By Chukwudi Nweje

Presidential candidate of the Social Democratic Party (SDP), in the 2023 general election, Prince Adewole Adebayo says the process and outcome of the 2023 general elections show that Nigeria is yet to attain a credible election process. He blames the Independent National Electoral Commission (INEC) for focusing on introduction of technology when it should have built on integrity and credibility of the process. He spoke on various issues.

The 2023 general elections have been concluded, except for the few cases of inconclusive ones and the off-season state governorship polls coming up later in the year, in November; what is your assessment of the process and outcome?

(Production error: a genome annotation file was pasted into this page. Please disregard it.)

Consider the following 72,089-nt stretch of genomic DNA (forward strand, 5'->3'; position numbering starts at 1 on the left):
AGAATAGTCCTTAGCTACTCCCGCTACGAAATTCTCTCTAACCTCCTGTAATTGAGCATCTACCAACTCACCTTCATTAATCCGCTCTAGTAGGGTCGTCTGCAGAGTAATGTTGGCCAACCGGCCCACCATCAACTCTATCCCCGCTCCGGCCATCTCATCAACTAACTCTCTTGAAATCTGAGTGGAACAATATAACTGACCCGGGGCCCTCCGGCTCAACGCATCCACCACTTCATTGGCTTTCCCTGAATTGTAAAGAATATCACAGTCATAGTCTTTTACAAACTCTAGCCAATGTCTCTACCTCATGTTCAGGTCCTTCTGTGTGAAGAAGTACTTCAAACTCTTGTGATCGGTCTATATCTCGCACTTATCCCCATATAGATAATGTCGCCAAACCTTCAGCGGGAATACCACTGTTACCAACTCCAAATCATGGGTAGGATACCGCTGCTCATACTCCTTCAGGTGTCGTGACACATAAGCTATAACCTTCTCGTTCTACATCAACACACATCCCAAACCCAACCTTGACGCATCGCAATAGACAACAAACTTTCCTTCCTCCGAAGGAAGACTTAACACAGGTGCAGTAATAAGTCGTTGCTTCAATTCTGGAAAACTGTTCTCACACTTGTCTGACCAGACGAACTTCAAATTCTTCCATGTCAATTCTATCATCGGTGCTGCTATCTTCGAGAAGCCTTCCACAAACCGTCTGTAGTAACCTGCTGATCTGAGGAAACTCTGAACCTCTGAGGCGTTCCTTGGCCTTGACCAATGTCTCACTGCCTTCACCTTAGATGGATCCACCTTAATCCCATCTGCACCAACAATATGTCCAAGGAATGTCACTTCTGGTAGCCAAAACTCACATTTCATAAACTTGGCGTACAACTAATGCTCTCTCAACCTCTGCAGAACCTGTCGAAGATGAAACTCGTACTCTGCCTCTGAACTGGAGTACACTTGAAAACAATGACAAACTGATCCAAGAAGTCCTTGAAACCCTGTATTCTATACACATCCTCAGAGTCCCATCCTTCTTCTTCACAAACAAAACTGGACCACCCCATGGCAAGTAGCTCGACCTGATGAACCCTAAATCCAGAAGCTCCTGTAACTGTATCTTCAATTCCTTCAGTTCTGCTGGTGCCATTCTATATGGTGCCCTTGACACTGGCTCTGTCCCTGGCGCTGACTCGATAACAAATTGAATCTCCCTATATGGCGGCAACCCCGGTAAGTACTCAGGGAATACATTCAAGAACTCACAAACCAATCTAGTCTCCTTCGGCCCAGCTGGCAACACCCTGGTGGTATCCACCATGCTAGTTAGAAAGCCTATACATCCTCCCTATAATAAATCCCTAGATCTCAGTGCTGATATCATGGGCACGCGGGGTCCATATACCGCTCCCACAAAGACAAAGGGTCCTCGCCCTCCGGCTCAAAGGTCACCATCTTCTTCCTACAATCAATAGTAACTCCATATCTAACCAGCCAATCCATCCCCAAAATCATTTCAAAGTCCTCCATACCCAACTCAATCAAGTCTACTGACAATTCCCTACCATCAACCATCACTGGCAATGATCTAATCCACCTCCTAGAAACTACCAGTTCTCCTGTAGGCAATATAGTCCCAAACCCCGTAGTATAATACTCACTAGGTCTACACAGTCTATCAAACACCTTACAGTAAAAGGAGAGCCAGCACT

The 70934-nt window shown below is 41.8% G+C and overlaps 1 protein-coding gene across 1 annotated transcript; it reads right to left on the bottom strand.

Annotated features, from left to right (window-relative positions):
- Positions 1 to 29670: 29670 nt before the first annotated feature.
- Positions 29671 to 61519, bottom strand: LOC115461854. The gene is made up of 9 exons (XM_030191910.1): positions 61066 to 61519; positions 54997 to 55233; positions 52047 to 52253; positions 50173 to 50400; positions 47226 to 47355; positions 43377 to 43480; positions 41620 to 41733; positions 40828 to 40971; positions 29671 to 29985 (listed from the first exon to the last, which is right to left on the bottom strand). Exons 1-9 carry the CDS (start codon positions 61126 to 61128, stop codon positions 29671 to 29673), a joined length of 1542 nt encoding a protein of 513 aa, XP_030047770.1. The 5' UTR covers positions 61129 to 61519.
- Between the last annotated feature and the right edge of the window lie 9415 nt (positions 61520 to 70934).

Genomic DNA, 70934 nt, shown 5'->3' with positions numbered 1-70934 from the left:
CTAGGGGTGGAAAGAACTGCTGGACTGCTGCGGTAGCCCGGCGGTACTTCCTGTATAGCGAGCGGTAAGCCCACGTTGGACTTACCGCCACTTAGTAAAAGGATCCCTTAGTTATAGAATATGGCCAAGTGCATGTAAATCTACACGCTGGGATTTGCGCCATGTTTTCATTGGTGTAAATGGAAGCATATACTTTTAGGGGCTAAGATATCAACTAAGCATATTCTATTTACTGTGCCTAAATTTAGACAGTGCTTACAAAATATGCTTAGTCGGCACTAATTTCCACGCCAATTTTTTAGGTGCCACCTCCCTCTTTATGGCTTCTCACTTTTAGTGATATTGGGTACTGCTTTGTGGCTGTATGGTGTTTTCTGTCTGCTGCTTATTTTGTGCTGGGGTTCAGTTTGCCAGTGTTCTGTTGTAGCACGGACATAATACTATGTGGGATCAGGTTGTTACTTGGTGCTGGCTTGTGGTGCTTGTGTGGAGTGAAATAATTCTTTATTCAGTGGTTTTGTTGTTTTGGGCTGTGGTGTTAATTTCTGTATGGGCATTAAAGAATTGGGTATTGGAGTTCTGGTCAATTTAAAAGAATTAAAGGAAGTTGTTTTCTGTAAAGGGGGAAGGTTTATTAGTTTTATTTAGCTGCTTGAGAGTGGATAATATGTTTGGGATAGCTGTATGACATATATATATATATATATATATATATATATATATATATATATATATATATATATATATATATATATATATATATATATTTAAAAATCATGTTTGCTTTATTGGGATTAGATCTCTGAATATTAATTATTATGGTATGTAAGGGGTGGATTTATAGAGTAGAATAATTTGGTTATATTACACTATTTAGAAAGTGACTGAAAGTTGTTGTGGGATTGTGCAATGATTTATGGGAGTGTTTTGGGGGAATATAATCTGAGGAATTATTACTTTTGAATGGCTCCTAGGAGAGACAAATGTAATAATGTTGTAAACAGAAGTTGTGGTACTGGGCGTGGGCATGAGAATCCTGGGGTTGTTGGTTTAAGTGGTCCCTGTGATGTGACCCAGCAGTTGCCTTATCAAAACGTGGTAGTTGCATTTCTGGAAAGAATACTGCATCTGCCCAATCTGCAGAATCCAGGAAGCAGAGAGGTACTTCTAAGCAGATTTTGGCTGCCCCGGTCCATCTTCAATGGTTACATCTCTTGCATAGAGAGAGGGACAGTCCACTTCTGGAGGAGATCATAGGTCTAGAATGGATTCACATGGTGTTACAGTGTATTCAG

My assessment is that looking at the five pillars of democracy, it does not appear that we are ready for proper elections in Nigeria. The Independent National Electoral Commission (INEC), as the electoral umpire, did not appear as if it was ready to follow its own rules; its emphasis was on technology rather than on integrity and credibility of the process. In an October 1, 2021, speech, two years before the election, I said that putting emphasis on technology and server without dealing with the integrity and credibility of the electoral process will be a waste of time, and that was what happened on election day. The political parties on their part did not make any attempt to do things right, all they did was to bypass the rules and steal the votes; the law enforcement agencies were more interested in commercialising the process, aiding, and abetting political parties that are friendly with them and their loyalty was to the parties that paid highest rather than to the country. The media on its part did not report fairly and was engaged in narratives and dedicated coverage for certain political parties; it did not play the role of the fourth estate of the realm. The fifth and most important pillar of democracy, the people did not vote according to their suffering and how to remove it, they voted according to who gave them money. The people now crying over the outcome of the election are hypocrites, they cry because the outcome did not favour them; if it had favoured them, they would have been quiet. We missed our opportunity to make a clean election.